The program of Darwinian literary study (DLS) that Joseph Carroll advances in "An Evolutionary Paradigm for Literary Study" encompasses a number of projects whose relationships are unclear, whose ambitions are unrealizable, and whose interpretive power is weak. However, the most disturbing aspect of the project is that it depends on misunderstanding the nature of literary study.
Literary study is not now, and never has been, a progressive science whose aim is "generating new knowledge" in the form of scientific theories; its purpose is to carry on a literary tradition, whose remoteness, of one kind or another, presents a barrier to that aim. The study of Latin and Greek literature is the model. Literary study establishes texts, tries to determine meanings in historical context, and produces narratives based on those meanings. The purpose of literary study is the transmission, transformation, and even creation of literary traditions--think of F. O. Matthiessen's American Renaissance. Literary study is not "about" those traditions, it is a constitutive part of the them. The scholar thus has a very different relationship to literary works than a scientist has to nature. The latter offers causal explanations rather than interpretations and narratives. Literary scholarship is an enterprise that has long done its work more or less well, and the current danger to the field is not the absence of a unifying scientific theory but the replacement of classic literary works and major traditions with "cultural texts" that may not even be literature at all.
The crisis in literary study that Jonathan Gottschall traces to "a methodological failure to produce empirically valid and progressive forms of knowledge" (quoted by Carroll) is, in fact, a minor part of the tradition of literary study itself. When vernacular literatures were introduced to the curriculum of research universities in the late nineteenth century they had to overcome the objection that literature in one's native language, unlike the classics, did not require disciplinary study. Since vernacular works were addressed to and readily understood by educated adults, what would one be tested on--one's taste? To counter these objections the literary scholars introduced and made central to the discipline the history of modern languages, which yielded "laws," and Anglo-Saxon. As F. W. Bateson says: "When we came into being some seventy years ago the superimposition of Eng. Lang. on Eng. Lit.... was tactically necessary to meet the objection that Eng. Lit. per se would be a 'soft option'" (222).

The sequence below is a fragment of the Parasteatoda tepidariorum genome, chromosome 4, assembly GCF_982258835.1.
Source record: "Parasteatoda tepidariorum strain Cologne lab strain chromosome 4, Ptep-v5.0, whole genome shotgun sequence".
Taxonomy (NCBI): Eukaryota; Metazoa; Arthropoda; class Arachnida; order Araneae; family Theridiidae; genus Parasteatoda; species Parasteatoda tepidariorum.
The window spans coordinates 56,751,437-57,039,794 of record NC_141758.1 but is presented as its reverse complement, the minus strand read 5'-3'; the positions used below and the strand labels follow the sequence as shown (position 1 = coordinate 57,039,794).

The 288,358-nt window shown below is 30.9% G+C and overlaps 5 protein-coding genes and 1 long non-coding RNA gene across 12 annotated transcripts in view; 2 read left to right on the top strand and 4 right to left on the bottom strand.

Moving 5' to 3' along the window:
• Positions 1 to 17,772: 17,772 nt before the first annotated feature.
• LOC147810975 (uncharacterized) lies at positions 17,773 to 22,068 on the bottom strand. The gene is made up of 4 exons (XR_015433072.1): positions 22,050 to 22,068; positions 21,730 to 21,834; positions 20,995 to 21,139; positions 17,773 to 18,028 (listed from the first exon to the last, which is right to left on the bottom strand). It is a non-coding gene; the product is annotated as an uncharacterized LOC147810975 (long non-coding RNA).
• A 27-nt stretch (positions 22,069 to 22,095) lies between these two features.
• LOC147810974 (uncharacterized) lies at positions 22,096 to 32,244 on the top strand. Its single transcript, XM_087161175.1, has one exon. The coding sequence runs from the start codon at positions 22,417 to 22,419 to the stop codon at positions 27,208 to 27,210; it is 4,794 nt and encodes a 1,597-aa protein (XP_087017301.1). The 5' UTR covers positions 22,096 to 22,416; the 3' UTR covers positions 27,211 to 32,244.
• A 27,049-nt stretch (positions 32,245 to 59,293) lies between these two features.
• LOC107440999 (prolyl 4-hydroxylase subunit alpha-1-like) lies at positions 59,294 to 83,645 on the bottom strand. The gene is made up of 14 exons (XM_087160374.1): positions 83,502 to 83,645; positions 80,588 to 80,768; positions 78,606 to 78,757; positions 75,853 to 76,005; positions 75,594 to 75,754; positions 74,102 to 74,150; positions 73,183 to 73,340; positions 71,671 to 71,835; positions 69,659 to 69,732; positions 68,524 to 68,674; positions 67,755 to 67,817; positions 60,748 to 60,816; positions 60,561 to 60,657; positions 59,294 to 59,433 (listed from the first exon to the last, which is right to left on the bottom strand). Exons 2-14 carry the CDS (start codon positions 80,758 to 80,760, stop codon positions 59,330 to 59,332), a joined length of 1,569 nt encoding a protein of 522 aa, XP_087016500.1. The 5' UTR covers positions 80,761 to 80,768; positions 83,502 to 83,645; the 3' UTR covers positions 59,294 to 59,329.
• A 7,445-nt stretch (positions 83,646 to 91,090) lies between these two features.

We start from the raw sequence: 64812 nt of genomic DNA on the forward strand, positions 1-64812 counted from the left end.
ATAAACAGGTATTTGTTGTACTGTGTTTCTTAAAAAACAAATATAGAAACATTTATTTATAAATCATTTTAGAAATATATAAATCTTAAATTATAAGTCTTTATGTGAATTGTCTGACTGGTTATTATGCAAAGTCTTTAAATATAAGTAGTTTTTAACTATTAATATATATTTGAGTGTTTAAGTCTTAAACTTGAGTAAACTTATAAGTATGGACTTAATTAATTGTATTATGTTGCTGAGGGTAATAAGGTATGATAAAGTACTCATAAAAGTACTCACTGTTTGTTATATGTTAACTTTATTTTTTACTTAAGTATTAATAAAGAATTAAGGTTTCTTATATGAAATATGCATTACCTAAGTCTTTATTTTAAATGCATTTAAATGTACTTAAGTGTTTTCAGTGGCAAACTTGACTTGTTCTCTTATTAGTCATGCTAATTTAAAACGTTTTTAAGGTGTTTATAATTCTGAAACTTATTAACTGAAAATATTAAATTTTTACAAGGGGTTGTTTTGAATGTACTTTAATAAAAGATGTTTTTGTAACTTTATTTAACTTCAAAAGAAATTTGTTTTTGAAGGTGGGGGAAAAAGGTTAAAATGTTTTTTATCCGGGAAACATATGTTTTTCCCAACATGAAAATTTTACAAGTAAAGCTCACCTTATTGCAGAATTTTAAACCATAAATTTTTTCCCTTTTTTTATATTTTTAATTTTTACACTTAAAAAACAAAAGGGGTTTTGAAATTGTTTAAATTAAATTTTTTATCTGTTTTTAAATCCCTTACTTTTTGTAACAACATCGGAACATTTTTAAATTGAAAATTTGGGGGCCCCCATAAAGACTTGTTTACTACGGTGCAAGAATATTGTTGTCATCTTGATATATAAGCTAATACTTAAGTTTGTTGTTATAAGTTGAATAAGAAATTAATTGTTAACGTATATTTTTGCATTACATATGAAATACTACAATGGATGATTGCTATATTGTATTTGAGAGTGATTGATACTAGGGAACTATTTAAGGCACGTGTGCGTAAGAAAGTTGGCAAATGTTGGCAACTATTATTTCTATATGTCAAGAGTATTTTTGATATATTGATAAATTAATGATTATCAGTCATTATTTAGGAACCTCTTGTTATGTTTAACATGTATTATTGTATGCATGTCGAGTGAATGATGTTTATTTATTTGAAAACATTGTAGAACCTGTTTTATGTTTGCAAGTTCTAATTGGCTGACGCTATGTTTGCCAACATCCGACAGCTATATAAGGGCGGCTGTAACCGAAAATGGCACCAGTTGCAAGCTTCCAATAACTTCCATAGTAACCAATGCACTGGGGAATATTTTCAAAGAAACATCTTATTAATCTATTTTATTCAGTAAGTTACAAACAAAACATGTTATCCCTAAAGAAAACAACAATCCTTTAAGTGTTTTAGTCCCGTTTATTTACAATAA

The worry that motivated this initial defensive effort has been felt ever since, and it is science that has usually been called to the rescue. In 1893 Richard Green Moulton published Shakespeare as a Dramatic Artist; a Popular Illustration of the Principles of Scientific Criticism, and New Criticism was based, in part, on the linguistic theories of Russian Formalism. Psychoanalytic theories, Marxism, structural linguistics and other alleged or actual sciences have also been used to make scientific claims for literary study. The case for making it a science was made most forcefully by Northrop Frye in the "Polemical Introduction" to his Anatomy of Criticism, and Frye offered his own archetypal theory. Three decades later Jonathan Culler said that structuralist literary theory was an attempt to "revitalize criticism and free it from an exclusively interpretive role[by] developing a programme which would justify it as a mode of knowledge" (viii). Nothing like a science of literature emerged from these efforts, and DLS will, I believe, meet the same fate as earlier efforts to make literary study a science.
What, then, is DLS? Consider Carroll's claim that DLS has "social science, connecting local critical perceptions with general principles of literary theory, and integrating these principles with principles of psychology, linguistics, and anthropology" (129-130). …